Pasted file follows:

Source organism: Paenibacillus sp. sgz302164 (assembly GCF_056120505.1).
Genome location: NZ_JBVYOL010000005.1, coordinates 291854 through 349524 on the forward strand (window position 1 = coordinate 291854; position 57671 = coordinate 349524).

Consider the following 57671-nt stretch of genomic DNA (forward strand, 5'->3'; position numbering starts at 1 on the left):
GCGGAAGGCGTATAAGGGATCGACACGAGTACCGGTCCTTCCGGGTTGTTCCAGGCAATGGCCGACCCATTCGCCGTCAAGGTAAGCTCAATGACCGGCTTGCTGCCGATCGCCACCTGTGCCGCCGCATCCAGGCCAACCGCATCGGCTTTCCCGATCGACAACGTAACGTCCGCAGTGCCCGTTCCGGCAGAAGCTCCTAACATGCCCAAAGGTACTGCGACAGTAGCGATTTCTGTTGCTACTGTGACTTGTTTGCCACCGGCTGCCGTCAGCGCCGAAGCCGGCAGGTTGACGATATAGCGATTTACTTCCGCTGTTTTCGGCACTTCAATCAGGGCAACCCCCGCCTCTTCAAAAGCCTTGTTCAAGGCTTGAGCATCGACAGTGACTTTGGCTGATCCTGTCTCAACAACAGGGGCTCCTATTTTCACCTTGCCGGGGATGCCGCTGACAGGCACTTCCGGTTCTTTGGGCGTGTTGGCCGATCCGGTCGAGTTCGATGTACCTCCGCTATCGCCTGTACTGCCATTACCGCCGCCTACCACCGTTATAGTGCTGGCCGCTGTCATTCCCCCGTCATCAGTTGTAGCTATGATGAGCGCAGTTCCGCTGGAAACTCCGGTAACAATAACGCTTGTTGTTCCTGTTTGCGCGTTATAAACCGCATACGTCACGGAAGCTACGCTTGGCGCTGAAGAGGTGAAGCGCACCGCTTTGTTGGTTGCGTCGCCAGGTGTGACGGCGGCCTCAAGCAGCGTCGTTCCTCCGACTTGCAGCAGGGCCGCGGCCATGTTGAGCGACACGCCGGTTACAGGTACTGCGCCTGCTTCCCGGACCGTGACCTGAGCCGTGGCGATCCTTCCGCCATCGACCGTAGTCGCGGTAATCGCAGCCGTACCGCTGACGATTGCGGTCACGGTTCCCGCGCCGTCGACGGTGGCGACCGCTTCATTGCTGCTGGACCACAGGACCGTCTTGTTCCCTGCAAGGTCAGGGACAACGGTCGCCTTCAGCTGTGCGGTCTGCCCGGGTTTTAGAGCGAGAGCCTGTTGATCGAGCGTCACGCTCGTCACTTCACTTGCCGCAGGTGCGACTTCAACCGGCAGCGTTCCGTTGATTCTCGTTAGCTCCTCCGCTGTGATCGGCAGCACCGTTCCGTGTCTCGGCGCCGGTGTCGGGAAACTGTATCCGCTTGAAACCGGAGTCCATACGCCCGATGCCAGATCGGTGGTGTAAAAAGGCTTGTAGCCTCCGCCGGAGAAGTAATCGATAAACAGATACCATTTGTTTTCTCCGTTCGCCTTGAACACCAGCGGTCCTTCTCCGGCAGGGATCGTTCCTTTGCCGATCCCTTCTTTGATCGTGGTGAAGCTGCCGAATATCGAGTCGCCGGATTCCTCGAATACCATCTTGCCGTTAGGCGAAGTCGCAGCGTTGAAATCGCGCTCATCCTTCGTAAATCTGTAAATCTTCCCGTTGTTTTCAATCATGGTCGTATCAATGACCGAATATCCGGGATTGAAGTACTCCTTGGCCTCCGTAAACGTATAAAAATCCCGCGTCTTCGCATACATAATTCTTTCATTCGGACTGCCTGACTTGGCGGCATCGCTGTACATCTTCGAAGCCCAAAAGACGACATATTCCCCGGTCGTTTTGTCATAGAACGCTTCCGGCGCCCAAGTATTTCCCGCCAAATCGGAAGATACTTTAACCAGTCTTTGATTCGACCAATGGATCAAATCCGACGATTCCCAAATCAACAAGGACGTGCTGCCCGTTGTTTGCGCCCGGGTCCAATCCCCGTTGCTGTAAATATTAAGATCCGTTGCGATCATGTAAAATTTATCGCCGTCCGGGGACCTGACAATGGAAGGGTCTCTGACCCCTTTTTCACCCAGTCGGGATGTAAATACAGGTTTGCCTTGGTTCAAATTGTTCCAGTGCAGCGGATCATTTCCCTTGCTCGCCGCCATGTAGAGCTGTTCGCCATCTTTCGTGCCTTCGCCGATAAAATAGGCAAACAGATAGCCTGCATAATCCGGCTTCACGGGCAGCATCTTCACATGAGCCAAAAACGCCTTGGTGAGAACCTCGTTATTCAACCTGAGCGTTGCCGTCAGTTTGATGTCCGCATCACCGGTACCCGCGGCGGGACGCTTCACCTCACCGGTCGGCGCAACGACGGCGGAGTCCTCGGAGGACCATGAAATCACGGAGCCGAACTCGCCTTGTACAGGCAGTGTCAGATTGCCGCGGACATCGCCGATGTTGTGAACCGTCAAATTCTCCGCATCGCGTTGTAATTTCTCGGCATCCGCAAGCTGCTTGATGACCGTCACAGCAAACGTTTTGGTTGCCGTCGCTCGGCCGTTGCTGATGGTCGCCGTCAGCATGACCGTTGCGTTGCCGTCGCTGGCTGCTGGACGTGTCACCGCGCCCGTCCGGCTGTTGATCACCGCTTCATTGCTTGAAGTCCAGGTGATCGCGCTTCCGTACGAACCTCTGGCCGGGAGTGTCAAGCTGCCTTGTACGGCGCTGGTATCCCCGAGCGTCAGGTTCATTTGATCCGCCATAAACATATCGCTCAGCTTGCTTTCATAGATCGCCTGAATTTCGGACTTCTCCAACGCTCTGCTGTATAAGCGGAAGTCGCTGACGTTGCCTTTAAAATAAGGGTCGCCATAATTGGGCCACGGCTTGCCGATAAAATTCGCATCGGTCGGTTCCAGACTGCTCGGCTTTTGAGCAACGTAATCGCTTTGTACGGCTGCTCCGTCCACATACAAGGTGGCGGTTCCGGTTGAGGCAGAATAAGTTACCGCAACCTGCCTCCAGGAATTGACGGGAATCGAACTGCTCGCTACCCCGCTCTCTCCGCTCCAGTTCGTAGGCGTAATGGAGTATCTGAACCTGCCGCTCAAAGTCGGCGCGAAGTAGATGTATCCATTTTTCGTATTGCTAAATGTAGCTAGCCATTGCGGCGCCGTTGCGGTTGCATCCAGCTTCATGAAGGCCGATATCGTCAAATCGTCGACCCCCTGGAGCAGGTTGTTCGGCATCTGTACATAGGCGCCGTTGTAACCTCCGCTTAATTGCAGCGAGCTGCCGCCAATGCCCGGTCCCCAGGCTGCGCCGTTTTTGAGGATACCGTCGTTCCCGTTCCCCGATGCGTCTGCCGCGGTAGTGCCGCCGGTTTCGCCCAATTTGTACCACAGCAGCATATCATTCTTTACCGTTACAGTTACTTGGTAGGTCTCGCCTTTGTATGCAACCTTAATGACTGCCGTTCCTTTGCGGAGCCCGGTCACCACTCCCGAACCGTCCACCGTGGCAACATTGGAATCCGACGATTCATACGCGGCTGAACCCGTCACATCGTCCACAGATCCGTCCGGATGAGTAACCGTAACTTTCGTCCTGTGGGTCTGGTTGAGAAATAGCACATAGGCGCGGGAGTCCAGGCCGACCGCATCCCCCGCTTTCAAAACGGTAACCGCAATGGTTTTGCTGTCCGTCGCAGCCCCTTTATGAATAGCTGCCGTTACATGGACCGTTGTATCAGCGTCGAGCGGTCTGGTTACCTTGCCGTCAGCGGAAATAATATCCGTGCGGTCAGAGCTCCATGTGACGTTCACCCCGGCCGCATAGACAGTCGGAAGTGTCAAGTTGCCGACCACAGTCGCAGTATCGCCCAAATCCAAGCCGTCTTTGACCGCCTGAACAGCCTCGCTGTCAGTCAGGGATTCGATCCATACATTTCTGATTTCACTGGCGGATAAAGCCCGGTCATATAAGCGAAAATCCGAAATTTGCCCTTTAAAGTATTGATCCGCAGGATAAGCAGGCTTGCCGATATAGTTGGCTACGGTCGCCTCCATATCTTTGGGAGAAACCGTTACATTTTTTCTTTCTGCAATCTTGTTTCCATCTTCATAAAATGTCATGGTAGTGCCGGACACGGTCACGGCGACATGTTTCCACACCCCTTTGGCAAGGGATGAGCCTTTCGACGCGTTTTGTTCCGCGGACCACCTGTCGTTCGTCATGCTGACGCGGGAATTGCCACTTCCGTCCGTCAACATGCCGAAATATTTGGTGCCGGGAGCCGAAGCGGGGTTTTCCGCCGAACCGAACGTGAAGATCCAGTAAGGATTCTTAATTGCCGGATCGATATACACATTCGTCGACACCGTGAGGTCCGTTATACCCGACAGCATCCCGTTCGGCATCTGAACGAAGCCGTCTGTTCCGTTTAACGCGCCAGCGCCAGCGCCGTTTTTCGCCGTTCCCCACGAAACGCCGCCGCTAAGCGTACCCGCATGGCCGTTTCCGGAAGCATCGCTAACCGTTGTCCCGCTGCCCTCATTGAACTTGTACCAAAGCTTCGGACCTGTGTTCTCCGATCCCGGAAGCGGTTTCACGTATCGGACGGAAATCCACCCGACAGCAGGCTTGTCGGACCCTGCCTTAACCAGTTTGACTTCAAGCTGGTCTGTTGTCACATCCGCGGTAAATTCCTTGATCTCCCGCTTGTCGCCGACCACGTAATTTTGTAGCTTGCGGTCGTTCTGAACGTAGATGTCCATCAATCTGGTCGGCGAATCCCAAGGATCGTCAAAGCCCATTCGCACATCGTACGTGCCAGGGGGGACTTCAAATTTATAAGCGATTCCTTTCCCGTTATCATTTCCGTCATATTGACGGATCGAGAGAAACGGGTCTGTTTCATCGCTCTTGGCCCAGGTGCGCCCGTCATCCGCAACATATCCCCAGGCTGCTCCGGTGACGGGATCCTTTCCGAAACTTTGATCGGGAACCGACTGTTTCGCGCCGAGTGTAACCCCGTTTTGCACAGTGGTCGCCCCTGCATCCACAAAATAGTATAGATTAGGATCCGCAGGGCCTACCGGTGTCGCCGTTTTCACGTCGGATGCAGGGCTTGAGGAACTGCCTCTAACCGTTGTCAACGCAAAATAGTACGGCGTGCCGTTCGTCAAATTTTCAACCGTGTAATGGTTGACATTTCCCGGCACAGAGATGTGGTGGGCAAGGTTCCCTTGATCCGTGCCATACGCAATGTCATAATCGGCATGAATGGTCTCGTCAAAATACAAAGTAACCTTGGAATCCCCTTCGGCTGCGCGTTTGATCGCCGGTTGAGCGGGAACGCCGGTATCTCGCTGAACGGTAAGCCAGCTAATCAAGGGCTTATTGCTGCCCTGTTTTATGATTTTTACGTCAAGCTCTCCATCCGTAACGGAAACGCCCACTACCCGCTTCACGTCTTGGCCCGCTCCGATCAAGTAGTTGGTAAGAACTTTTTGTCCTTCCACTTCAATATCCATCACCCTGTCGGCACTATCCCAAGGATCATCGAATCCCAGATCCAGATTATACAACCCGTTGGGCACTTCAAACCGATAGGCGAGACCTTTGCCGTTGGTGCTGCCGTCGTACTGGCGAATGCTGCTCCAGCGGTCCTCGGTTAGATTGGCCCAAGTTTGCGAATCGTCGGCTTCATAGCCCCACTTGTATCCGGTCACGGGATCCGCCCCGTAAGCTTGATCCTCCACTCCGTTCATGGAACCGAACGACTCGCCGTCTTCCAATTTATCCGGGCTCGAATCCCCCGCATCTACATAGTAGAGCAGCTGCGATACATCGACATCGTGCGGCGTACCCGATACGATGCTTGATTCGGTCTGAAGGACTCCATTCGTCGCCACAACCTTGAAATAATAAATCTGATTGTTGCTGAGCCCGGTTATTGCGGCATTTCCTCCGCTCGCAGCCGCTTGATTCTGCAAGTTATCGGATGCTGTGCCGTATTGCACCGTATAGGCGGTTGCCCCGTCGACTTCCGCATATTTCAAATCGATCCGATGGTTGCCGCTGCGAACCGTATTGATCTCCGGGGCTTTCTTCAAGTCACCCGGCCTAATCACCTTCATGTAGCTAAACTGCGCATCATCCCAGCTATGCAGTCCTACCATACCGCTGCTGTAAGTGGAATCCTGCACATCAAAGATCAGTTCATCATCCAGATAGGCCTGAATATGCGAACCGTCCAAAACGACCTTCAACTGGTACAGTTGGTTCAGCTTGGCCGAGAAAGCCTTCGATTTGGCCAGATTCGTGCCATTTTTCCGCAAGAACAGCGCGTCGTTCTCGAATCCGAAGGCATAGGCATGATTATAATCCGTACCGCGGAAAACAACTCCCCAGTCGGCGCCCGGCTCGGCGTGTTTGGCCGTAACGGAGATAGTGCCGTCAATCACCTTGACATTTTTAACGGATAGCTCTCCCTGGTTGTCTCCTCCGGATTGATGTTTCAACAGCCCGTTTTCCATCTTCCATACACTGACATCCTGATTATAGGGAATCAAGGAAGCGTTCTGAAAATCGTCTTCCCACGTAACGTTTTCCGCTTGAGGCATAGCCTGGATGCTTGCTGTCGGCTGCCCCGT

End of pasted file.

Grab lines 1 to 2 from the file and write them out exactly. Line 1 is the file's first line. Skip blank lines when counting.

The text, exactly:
Source organism: Paenibacillus sp. sgz302164 (assembly GCF_056120505.1).
Genome location: NZ_JBVYOL010000005.1, coordinates 291854 through 349524 on the forward strand (window position 1 = coordinate 291854; position 57671 = coordinate 349524).